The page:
Periodicals; Mormons; Religious thought; Philosophy and religion
Independent national quarterly established to express Mormon culture and examine the relevance of religion to secular life. It is edited by Mormons who wish to bring their faith into dialogue with human experience as a whole and to foster artistic and scholarly achievement based on their cultural heritage. The journal encourages a variety of viewpoints; although every effort is made to insure accurate scholarship and responsible judgment, the views expressed are those of the individual authors and are not necessarily those of the Mormon Church or of the editors.
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Dialogue: Vol 33 No 2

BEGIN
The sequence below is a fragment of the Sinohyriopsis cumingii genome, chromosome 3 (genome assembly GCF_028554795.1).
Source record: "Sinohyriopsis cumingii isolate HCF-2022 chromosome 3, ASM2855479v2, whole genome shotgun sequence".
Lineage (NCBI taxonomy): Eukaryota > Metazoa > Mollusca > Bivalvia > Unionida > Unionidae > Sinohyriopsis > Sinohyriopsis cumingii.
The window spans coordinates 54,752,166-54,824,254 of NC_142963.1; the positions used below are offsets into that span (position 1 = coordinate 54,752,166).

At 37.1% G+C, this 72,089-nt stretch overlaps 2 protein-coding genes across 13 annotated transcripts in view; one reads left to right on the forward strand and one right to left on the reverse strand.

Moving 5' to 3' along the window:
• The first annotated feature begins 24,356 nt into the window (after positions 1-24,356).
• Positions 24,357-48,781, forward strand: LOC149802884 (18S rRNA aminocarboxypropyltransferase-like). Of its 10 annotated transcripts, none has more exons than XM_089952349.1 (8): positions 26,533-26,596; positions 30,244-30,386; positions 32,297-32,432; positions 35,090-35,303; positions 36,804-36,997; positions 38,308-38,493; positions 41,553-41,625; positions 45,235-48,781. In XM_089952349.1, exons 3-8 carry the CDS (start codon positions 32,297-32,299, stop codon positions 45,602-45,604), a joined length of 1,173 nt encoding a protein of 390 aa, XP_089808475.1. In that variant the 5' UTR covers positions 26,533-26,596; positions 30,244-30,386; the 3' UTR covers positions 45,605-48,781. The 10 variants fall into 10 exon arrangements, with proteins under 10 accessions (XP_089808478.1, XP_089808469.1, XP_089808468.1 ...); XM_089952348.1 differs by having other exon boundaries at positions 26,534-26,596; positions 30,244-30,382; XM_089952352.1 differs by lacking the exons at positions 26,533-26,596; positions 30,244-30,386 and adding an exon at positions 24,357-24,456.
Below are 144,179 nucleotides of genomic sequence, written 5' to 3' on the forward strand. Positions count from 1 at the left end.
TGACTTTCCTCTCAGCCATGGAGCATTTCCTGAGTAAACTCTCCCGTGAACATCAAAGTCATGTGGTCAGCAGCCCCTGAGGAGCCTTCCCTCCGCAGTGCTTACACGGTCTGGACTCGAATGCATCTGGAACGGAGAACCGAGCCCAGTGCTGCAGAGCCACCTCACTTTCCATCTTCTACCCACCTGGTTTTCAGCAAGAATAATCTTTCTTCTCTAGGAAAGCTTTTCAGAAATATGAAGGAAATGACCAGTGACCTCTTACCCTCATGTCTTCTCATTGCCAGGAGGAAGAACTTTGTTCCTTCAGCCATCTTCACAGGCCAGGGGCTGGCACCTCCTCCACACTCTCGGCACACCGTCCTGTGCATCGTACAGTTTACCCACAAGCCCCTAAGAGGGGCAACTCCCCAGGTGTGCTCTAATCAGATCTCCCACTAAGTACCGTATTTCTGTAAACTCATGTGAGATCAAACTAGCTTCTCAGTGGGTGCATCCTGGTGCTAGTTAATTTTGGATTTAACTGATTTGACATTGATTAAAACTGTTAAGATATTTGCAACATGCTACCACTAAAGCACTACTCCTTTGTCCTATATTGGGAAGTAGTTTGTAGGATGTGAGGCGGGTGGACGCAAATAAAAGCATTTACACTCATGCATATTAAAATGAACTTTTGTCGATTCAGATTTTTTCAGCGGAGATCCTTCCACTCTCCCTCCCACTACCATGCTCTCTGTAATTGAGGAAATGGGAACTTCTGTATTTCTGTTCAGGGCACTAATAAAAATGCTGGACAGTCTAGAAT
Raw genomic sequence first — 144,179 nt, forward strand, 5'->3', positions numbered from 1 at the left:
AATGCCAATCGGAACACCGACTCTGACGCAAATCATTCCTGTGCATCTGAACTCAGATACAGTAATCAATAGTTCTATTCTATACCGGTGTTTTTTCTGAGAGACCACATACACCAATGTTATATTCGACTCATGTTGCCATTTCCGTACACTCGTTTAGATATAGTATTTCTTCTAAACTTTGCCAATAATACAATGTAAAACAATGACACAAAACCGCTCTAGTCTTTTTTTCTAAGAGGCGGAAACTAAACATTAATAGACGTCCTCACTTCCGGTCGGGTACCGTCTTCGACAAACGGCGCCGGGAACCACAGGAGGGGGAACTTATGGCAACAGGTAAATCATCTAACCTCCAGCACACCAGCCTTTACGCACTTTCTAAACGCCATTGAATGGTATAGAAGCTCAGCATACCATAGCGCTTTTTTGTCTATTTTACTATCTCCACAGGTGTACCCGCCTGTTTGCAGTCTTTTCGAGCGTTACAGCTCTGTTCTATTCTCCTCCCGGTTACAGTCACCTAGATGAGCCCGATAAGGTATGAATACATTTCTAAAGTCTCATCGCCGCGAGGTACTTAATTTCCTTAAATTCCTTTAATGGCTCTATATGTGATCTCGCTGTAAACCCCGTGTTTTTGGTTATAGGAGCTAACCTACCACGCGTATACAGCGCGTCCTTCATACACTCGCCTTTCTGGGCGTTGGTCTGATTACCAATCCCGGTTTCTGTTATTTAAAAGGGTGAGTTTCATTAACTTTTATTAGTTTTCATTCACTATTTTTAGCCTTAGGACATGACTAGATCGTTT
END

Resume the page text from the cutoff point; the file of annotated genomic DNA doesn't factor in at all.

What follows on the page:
66 Dialogue: A Journal of Mormon Thought A Time of Tension This high standard of scholarship would not always be cause for celebration, however. About the time Bradford began her editorship with Dialogue, tensions became apparent between more conservative apostles and Mormon intellectuals. By 1976, criticisms were most noticeably directed toward the history division headed by church historian Leonard Arrington. Arrington's troubles began when several of his team's publications came under attack by apostles Ezra Taft Benson, Mark E. Peterson, and Boyd K. Packer. Packer had complained of the history division's "orientation toward scholarly work" in 1974, and two years later Benson openly criticized the book, The Story of the Latter-day Saints, a one-volume history of the church by James B. Allen and Glen M. Leonard, produced under the direction of the Historical Department. The book was just off the press when some of the Twelve complained to Benson, the quorum's president, who responded by ordering a review. Arrington writes: "Certain members of the Twelve, now feeling an obligation to warn President Kimball of the dangers of our 'freewheeling' historical research, demanded that the Twelve have more say in these matters. The implication was clear that if they had made the choice I would not have been church historian." Yet, the First Presidency remained supportive of Arrington and his team.313 In a separate incident on 28 March 1976, Apostle Benson, in a speech to students at Brigham Young University, criticized the 1973 evolution article by Duane Jeffery (as discussed earlier). The following September, while addressing LDS religious educators, he condemned several historical interpretations in Story of the Latter-day Saints314 and counseled his audience to avoid Dialogue, although he did not mention the journal by name. After a stern warning against "purchasing writings from known apostates," he also told teachers to avoid those "from other liberal essays on the subject by two Latter-day Saints: Margaret Blair Young, "Essay for June 9, 1998/' and Keith E. Norman, "The Mark of the Curse: Lingering Racism in Mormon Doctrine?", both in Dialogue: A Journal of Mormon Thought 32 (Spring 1999): 103-117 and 119-36 respectively. 313. Arrington, Adventures of a Church Historian, 143-44. 314. Benson was upset that the authors would see a catalyst for the revelation prohibiting tobacco and alcohol, known as the Word of Wisdom, in the strong temperance movement of the nineteenth-century. In response to Benson's attack, Dialogue published three articles in 1981 giving a historical perspective of the Word of Wisdom. See Lester E. Bush, "The Word of Wisdom in Early Nineteenth-Century Perspective," Robert J. McCue, "Did the Word of Wisdom Become a Commandment in 1851?," and Thomas G. Alexander, "The Word of Wisdom: From Principle to Requirement," all in Dialogue: A Journal of Mormon Thought 14 (Autumn 1981): 46-88.